Commander Challenge is the creation of Matt at The Connection Games in Vancouver, BC, Canada. It is a legitimate Commander tournament format that has been running for more than 6 years now, to great success. While tournaments are normally directly competitive, and it’s tough to imagine anything otherwise, Commander Challenge incorporates the casual mentality of Commander as a part of determining a winner.
The tournament is currently structured around 3 timed rounds of Commander play (previously 4). Each round sees players grouped into pods of 4, with 5s acceptable in case of mismatched numbers, and 3s as an emergency measure. Players are given match slips to write their names on, and record the results of their games. Each player selects a Commander deck to play for the entire tournament.
Each round, the pods play for 1 hour, and ten minutes (previously 1 hour), at which point the head judge will call time. Any games still active at that point are given a number of player turns to finish their game equal to the number of remaining players. They begin at the end of the active turn when time is called. For example, if 3 players are left when time is called, there will be 3 turns left when the current player finishes their next end step. In theory, this means one turn each for each remaining player, though that can change if any player is eliminated during these turns. This does not mean 3 rounds of turns, where each player would have 3 turns. Games in ‘extra turns’ are encouraged to wrap things up, and slow play, especially searching one’s library for a long time, will result in penalties including ‘failure to find.’
At the end of each round, players agree on a winner if they can, then display their names on their match slips and each casts a vote for 2 other players (previously just one). Votes can be based on any criteria the player wants. Players then turn in their slips and the next round seating is determined. Players cannot vote for a player they voted for previously during the tournament. It is uncommon to play someone twice, but it does happen.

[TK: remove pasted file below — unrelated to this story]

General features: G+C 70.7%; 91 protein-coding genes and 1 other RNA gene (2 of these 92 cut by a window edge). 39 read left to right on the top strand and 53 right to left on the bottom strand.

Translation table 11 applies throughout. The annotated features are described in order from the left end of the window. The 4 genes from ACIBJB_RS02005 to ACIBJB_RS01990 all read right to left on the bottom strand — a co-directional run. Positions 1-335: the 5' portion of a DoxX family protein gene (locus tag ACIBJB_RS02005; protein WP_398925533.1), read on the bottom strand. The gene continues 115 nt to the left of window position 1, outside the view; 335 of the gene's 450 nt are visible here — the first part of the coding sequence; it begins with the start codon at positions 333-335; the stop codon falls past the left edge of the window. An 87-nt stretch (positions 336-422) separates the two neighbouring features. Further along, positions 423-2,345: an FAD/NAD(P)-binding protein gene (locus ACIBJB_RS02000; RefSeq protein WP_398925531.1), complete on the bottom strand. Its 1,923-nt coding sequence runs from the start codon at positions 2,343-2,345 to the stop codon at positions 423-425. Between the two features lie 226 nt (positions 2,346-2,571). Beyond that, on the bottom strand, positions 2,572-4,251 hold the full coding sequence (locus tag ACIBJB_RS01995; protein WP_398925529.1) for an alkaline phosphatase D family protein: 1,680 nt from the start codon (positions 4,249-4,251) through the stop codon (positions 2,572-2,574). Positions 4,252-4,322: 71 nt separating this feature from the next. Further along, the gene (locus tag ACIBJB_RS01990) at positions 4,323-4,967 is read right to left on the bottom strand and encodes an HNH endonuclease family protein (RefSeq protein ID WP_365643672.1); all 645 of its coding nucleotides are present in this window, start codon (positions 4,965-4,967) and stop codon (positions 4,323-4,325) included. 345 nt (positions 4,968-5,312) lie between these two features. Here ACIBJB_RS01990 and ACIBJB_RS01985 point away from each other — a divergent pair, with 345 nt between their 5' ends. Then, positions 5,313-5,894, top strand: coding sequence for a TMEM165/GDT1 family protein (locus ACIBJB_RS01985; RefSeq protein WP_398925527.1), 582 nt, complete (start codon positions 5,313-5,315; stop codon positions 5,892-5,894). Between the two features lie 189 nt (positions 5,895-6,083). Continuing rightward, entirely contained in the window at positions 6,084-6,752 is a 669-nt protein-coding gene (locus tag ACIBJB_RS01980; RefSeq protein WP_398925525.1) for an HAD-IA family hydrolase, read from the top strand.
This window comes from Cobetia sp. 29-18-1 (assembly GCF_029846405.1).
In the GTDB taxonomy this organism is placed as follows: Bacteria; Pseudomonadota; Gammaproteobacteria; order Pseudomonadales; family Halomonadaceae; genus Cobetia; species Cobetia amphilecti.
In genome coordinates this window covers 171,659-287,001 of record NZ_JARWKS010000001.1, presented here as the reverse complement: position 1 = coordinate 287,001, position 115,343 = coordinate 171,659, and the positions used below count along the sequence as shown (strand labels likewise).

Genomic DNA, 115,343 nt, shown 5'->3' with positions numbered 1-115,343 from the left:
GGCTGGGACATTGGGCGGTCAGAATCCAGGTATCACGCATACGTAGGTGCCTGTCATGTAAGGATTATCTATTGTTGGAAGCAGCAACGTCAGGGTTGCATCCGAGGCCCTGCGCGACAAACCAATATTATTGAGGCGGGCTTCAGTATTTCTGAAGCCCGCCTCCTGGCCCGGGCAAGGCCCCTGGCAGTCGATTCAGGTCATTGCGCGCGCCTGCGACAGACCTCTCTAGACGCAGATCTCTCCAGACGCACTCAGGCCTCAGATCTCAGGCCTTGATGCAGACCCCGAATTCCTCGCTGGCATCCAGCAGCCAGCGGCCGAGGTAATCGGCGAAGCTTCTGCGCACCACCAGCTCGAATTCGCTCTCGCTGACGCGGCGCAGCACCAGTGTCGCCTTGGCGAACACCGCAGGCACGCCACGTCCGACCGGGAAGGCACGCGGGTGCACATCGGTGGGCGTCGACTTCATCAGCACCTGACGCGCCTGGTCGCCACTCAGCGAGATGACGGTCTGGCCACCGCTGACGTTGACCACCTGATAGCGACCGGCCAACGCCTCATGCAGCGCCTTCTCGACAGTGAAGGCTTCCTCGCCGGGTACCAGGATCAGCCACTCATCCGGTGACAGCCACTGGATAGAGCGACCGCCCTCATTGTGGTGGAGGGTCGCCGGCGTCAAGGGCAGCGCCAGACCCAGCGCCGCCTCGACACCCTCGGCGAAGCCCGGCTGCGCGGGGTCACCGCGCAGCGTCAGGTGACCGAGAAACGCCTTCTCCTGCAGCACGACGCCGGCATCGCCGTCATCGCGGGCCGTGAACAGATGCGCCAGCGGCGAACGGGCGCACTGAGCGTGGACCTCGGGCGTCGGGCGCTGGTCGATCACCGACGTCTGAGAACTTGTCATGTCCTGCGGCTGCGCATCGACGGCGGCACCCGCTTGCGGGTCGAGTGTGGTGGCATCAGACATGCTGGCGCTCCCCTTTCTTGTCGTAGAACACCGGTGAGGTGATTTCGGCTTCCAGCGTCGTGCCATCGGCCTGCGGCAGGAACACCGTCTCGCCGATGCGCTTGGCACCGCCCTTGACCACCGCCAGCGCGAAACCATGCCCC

Currently, you gain points for winning the game, getting another player’s first vote, and getting another player’s second vote. The first vote is worth more, but the specifics of the points are covered by Matt et al. For info on how they work exactly, you can try firstname.lastname@example.org
Under previous formatting, eliminating another player in a game formerly awarded you a point. This covered all normal eliminations, as well as those which may involve Judge consultation, such as milling an opponent’s library out. Effects such as ‘you win the game’ effectively eliminates all remaining opponents. Being alive at the end of a game awards you 1 point as well, so killing an entire pod will generally get you 4 points, and a game that ends after time with no eliminations awards each player 1 point. Finally, a vote for you awards you 2 points. Winning the acclaim of 2 opponents is the equal of killing all 3. Maximum points in a round (for a pod of 4) is 10, for 3 kills, staying alive, and getting all 3 votes.
After all rounds are complete, the scores are tallied, and players are organized by score into a draft order. They then draft a prize pool of the tournament organizer’s construction. This pool usually features Commander products and things that would appeal specifically to Commander players. It always has a Mystery Box, with a randomly determined prize inside, and if attendance tops 50, adds a Mega Mystery Box, with a random prize of a higher magnitude. The best pools have several items that could be considered a ‘first pick’ and several unique items, such as signed cards, artwork, or custom gear.